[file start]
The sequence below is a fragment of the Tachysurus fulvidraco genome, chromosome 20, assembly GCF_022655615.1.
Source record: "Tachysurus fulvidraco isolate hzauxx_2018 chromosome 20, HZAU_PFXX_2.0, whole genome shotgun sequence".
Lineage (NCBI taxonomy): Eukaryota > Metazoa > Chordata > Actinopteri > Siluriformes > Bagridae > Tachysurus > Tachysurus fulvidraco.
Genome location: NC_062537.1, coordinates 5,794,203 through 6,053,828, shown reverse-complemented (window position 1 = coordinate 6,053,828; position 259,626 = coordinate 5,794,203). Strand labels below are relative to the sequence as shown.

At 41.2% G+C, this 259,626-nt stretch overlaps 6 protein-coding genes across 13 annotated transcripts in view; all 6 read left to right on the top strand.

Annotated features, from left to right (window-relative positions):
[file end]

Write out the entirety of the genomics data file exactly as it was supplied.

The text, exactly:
The sequence below is a fragment of the Tachysurus fulvidraco genome, chromosome 20, assembly GCF_022655615.1.
Source record: "Tachysurus fulvidraco isolate hzauxx_2018 chromosome 20, HZAU_PFXX_2.0, whole genome shotgun sequence".
Lineage (NCBI taxonomy): Eukaryota > Metazoa > Chordata > Actinopteri > Siluriformes > Bagridae > Tachysurus > Tachysurus fulvidraco.
Genome location: NC_062537.1, coordinates 5,794,203 through 6,053,828, shown reverse-complemented (window position 1 = coordinate 6,053,828; position 259,626 = coordinate 5,794,203). Strand labels below are relative to the sequence as shown.

At 41.2% G+C, this 259,626-nt stretch overlaps 6 protein-coding genes across 13 annotated transcripts in view; all 6 read left to right on the top strand.

Annotated features, from left to right (window-relative positions):